An early draft of Confederate General Robert E. Lee’s message to the Army of Northern Virginia during the Battle of Spotsylvania, May 1864 (spelling is original)

Source: Gilder Lehrman Institute of American History. https://www.gilderlehrman.org/sites/default/files/inline-pdfs/t-04429.pdf

Upton’s Brigade attacks at Spotsylvania.

The Battle of Spotsylvania

After the inconclusive Battle of the Wilderness, Union Generals Grant and Meade took the Army of the Potomac south, following General Robert E. Lee’s Confederates. They aimed to hold Spotsylvania Court House which would cut off the Confederate retreat, but the Rebels got there first. By May 8, the fighting started again and would be part of the five day Battle of Spotsylvania Court House.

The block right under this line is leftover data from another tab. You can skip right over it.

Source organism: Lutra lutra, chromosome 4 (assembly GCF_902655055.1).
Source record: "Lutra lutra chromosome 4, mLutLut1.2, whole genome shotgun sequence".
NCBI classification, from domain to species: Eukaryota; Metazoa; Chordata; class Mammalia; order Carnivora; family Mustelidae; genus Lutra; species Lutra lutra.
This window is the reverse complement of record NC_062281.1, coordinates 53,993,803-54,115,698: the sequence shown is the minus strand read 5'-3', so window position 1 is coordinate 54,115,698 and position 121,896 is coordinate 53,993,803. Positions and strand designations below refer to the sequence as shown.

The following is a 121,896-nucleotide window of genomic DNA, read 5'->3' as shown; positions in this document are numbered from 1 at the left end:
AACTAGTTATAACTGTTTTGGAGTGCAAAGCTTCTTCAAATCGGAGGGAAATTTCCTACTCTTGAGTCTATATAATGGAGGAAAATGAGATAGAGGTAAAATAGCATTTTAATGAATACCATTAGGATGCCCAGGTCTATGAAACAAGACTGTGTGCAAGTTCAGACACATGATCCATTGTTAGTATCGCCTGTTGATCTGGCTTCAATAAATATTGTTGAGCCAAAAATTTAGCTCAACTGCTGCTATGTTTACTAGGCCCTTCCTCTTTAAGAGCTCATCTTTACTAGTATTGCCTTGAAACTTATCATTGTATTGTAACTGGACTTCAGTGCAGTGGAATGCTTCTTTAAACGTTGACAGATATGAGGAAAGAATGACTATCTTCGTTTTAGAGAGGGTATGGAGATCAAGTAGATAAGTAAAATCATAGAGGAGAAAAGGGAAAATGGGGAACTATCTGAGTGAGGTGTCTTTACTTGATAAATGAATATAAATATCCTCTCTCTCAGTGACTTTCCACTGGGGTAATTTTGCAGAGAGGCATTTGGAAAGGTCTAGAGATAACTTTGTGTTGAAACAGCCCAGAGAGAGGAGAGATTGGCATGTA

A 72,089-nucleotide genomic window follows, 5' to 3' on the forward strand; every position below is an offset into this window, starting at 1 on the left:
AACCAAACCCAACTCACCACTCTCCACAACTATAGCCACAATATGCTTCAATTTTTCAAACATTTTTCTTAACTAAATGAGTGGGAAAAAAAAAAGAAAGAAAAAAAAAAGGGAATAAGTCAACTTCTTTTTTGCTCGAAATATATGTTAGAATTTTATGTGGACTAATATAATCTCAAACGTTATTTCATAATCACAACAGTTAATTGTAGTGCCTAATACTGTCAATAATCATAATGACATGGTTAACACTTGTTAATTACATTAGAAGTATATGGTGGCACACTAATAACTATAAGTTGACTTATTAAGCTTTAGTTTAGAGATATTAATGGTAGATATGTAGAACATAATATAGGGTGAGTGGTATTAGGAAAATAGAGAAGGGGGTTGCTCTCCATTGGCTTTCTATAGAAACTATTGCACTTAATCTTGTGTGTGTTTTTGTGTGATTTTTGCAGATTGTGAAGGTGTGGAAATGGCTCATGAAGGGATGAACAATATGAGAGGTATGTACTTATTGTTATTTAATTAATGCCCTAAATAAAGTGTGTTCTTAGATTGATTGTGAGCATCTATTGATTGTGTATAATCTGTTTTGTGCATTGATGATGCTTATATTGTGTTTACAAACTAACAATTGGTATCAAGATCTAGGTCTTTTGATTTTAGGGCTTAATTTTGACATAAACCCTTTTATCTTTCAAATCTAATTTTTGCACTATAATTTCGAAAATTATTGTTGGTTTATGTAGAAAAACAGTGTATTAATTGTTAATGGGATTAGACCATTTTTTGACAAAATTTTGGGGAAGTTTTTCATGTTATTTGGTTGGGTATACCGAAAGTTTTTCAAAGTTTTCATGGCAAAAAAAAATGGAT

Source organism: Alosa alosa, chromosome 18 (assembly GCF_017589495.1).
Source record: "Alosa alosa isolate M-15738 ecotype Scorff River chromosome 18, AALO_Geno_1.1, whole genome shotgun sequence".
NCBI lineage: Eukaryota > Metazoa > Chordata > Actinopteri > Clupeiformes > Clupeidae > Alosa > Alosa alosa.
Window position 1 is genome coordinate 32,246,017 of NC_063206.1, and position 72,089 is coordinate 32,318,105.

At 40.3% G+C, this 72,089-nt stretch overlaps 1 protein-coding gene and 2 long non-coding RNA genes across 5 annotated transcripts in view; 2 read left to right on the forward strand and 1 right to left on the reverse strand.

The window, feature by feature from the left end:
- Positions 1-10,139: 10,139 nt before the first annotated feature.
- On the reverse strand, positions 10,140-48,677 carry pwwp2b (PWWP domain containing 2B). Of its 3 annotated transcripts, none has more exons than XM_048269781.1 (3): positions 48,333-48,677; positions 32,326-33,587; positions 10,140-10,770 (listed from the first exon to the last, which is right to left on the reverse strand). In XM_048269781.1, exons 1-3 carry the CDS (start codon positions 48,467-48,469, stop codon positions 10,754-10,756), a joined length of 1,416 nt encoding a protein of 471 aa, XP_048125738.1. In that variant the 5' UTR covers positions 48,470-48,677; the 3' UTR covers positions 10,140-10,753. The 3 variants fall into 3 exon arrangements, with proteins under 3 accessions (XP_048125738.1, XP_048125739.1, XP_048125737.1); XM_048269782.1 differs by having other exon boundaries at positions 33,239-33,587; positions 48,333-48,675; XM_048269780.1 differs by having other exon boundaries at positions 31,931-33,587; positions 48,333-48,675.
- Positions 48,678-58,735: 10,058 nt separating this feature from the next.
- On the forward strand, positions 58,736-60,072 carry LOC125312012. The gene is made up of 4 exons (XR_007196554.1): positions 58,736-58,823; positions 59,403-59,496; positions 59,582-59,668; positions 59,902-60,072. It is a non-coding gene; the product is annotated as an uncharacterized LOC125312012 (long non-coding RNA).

The Confederates initially held onto some high ground and extended their lines to include a constructed salient which became known as “the Mule Shoe.” On May 10, Union attacks focused mainly on the Confederates left. The following day skirmishing and artillery fire occurred, and the Union generals planned a massive assault. On May 12, an assault – mostly by the Union II Corps – hit the Confederates’ Mule Shoe and penetrated while other units aimed for the left and right. The II Corps men pushed back the Confederates, but then timely Southern reinforcements arrived and it dissolved into horrible hand-to-hand fighting that last for hours in the rain, mud, and sloshing blood.